Call for Papers

Political Discourse and the Limits of the Sayable How to Measure Discursive Boundaries and their Change?

Deadline: April 15th, 2024

Negotiations over the boundaries of the sayable have become a much-discussed topic in recent years, not least in light of the rise of the far right. For decades, far-right actors have strategically sought to normalize authoritarian and nationalist positions and violated speech ›taboos‹ to gain attention. At the same time, progressive social movements have successfully campaigned for greater sensitivity to exclusionary and discriminatory speech. The heightened sensitivity resulting from these successes is in turn problematized as a restriction on the freedom of expression – among others by the far right. These disputes over the normative limits of what can and should be said in public have been accompanied by contradictory claims about the direction in which boundaries are shifting. Are they ever expanding or ever contracting, are they moving ›to the right‹ or ›to the left‹? Since such supposed shifts have strong implications for the quality of democracy, their empirical study is imperative.

However, struggles over the limits of speech in political discourse are complex processes making their empirical study methodologically challenging. This is even more true for long-term changes and shifting boundaries. Discourse theory and discourse analysis offer useful starting points, since these approaches are designed to explore how specific spaces of speech and knowledge emerge and change. But while the normative boundaries of the sayable are frequently discussed in the study of discourse, their changes are rarely in the focus of empirical attention. Only few works have systematically conceptualized and operationalized the process of how discursive boundaries change over time. Further elaboration based on these conceptualizations is needed.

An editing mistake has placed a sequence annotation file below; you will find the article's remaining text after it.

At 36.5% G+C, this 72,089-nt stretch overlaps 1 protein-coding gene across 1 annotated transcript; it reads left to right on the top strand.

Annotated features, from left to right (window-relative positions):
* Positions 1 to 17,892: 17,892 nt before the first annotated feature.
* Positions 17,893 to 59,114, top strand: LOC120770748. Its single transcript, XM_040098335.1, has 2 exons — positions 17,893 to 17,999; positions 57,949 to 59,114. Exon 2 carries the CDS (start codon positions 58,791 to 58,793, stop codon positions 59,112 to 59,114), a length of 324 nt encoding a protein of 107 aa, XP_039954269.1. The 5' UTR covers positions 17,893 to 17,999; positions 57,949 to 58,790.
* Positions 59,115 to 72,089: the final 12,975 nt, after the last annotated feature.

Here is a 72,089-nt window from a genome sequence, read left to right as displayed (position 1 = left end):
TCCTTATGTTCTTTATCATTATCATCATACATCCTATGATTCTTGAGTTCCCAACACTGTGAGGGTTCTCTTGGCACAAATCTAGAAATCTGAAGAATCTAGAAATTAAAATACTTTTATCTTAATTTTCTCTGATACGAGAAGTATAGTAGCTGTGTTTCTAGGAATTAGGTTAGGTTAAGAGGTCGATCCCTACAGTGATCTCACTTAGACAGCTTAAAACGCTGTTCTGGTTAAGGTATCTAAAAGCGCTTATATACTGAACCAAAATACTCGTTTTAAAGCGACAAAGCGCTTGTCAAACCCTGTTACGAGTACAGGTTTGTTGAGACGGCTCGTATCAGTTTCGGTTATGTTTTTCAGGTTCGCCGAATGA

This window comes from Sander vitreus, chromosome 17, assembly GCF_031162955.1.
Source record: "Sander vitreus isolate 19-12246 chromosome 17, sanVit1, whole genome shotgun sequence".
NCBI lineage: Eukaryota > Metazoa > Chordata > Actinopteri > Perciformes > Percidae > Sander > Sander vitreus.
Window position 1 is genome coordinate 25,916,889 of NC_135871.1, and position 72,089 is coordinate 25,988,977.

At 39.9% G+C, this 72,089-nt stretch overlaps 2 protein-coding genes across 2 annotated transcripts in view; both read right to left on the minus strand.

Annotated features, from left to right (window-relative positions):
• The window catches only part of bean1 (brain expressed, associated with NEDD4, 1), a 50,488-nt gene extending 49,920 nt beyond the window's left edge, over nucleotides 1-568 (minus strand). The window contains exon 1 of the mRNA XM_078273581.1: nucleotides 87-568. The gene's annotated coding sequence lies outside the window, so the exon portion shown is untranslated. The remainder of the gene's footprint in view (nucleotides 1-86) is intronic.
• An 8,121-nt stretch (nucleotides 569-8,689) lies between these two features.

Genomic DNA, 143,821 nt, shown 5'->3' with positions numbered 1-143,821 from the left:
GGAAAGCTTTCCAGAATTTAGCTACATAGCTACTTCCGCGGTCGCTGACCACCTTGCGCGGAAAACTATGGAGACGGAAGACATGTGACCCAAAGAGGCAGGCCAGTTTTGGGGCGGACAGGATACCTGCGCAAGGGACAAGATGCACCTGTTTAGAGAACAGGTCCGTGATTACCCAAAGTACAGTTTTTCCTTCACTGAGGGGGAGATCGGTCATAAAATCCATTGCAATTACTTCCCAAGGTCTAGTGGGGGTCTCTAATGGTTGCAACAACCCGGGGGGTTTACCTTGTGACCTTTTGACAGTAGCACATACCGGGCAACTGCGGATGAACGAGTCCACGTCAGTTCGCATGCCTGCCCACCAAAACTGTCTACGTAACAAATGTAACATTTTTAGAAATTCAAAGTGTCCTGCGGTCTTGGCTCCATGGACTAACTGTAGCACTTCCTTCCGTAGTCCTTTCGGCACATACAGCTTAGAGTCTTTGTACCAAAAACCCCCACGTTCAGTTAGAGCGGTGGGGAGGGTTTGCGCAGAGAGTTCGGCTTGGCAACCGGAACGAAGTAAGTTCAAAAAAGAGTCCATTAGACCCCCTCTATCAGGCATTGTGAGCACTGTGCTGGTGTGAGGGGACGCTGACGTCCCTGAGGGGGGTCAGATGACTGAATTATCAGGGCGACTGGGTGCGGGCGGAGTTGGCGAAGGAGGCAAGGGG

In order to pursue the discussion on how to conceptualize, operationalize, and measure the normative limits of speech and their change over time further, the workshop will bring together scholars from different disciplines and methodological approaches. The workshop is part of a research project funded by the German Research Foundation (DFG), in which we investigate whether and how the limits of the sayable have shifted in the German public sphere over the past decades.

With Ruth Wodak and Michał Krzyżanowski, two of the leading researchers in the field will participate in the workshop. With this call, we search for further panelists to present their empirical studies and their methodological reflections on researching shifting boundaries of the sayable.

The questions include (but are not limited to):

  • How can we conceptualize, operationalize, and measure the ›limits of the sayable‹?
  • How can we conceptualize, operationalize, and measure long-term ›discursive shifts‹, i.e. the changes of these boundaries over longer timeframes such as decades?
  • What is ›normalization‹, how can it be conceptualized, operationalized, and measured?
  • How can changes in political discourse be measured?
  • What data and methods of analysis can be used to measure discursive shifts of the sayable?
  • In which social spheres do we empirically observe struggles over the limits of speech?
  • Who are the social actors who seek to shift the boundaries of the sayable, and what discursive strategies do they employ?


We kindly invite you to submit your abstract of 200-300 words to hannah.hecker(at) by April 15, 2024. Notice of acceptance will be sent out by April 30, 2024. Accepted contributors will be asked to submit their full papers or presentations by June 7, 2024. We will be able to pay for accommodation and travel expenses for presenters (within the legal framework for travel expenses, 2nd class rail travel with early booking and Bahncard if possible).

For further information and inquiries, please Hannah.hecker(at), floris.biskamp(at), or julia.glathe(at) For more information about the research project ›The negotiation of the limits of the sayable in political discourses‹, see here.